EU agrees on budget

Interview

European Union leaders agreed on a new seven-year budget Saturday morning, after U.K. Prime Minister Tony Blair gave in to pressure to pump more financial aid to countries in Eastern Europe. The 25-nation EU set an €862.4 billion budget for 2007 through 2013, overcoming a feud between Blair and French President Jacques Chirac that had threatened to cut short funds for the 10 poorer countries that joined last year. The budget is "an investment in those central and eastern European economies, to help them grow, to help them develop," Blair told a Brussels news conference after chairing an 18-hour negotiating marathon that ended early Saturday.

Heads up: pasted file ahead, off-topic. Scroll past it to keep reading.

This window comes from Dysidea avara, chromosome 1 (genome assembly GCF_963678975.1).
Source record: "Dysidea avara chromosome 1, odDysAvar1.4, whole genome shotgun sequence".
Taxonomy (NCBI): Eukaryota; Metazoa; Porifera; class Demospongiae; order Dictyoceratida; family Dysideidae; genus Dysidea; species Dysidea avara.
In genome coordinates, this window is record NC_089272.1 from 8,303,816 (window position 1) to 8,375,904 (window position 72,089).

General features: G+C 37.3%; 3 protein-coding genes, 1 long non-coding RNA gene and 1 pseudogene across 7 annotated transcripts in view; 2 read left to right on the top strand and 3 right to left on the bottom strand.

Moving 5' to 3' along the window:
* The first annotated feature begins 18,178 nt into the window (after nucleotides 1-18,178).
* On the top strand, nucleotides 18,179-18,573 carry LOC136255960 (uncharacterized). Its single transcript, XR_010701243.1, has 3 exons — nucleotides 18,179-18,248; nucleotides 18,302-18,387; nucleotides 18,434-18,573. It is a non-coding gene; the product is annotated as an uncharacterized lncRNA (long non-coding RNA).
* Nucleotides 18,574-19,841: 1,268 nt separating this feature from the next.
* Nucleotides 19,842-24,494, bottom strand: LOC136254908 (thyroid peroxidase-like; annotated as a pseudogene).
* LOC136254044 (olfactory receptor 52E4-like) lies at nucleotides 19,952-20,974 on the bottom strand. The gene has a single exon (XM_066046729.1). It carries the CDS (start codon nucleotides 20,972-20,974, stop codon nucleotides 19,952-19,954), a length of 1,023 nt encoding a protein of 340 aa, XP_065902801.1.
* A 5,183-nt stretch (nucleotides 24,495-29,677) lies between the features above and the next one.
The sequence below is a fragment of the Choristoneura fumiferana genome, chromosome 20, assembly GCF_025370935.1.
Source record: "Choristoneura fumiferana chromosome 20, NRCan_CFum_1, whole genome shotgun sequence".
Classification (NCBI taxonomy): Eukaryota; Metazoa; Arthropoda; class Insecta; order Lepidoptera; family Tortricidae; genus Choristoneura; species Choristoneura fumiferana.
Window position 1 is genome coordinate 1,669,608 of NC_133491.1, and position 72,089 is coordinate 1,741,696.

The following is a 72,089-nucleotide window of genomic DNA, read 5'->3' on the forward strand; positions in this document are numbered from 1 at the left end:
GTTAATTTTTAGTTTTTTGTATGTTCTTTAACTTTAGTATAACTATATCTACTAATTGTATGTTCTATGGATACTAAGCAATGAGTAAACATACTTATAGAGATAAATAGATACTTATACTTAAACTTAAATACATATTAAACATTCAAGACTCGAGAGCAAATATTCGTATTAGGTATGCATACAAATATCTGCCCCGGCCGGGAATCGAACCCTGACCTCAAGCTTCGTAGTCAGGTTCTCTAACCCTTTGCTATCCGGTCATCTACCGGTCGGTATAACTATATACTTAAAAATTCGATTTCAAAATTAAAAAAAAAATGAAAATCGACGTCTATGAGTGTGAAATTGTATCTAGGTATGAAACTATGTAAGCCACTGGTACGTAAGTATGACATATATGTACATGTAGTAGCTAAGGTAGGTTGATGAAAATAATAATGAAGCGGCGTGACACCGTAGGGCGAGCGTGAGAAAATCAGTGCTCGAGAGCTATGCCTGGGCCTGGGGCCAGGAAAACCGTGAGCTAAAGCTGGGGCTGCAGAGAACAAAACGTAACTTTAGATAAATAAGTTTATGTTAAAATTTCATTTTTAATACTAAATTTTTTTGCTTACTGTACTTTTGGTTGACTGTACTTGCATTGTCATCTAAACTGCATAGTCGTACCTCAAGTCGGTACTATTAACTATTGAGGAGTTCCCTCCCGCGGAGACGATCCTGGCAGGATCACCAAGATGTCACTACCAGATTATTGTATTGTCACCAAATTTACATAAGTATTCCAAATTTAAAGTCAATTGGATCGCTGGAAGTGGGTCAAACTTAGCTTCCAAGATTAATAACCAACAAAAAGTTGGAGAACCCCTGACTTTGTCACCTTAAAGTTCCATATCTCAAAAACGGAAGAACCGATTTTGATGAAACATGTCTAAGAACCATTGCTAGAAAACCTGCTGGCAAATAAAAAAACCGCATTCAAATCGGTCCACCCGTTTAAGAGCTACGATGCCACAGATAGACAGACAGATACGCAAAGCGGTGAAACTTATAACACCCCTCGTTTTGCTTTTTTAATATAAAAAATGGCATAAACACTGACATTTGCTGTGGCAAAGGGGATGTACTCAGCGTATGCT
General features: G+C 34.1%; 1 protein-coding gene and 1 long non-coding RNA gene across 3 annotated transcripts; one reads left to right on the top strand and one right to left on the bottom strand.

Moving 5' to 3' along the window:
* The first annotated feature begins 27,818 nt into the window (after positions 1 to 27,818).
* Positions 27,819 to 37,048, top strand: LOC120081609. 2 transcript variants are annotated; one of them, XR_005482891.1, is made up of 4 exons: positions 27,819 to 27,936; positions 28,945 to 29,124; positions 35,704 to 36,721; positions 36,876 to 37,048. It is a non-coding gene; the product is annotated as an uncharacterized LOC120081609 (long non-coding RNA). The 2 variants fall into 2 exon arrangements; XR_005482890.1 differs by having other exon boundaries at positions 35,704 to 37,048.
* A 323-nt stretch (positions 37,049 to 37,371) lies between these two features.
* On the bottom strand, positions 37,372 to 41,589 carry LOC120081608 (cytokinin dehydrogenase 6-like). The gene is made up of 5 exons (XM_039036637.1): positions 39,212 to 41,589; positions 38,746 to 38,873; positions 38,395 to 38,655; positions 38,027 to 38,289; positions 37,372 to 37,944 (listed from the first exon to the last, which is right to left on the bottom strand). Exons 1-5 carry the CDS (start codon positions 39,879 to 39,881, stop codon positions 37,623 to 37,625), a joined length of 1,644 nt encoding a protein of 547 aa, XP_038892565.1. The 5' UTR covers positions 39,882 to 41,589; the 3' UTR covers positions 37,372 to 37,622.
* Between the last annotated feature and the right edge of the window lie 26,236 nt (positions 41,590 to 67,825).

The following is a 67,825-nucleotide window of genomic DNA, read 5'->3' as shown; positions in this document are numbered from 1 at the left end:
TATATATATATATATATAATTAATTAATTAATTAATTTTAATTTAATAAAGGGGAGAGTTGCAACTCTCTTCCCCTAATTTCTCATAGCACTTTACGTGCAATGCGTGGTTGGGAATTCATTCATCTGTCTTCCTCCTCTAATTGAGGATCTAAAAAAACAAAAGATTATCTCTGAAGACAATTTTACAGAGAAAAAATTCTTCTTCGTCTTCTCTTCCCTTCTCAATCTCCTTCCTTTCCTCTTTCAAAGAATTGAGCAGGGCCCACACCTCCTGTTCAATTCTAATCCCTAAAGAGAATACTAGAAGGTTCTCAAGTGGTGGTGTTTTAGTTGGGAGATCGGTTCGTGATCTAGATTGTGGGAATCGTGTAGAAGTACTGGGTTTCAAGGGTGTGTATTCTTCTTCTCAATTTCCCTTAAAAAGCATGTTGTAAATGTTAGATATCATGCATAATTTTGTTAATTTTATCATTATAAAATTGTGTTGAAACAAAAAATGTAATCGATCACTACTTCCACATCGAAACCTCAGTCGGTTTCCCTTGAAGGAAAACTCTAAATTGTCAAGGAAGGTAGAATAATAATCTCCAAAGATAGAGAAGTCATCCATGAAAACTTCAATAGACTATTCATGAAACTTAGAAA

Hungary will receive three and a half times more funds from the European Union after 2007 than at present, Prime Minister Ferenc Gyurcsány said later on Saturday. In terms of EU funds per capita, Hungary will be the second country among the 25 members of the EU, he said. The amount of money to become available to Hungary between 2007 and 2013 represents half of the total of Hungary's national debt. Compared to the original British proposal, Hungary will receive €1 billion more, which is the largest increase among all new EU members, the prime minister said.

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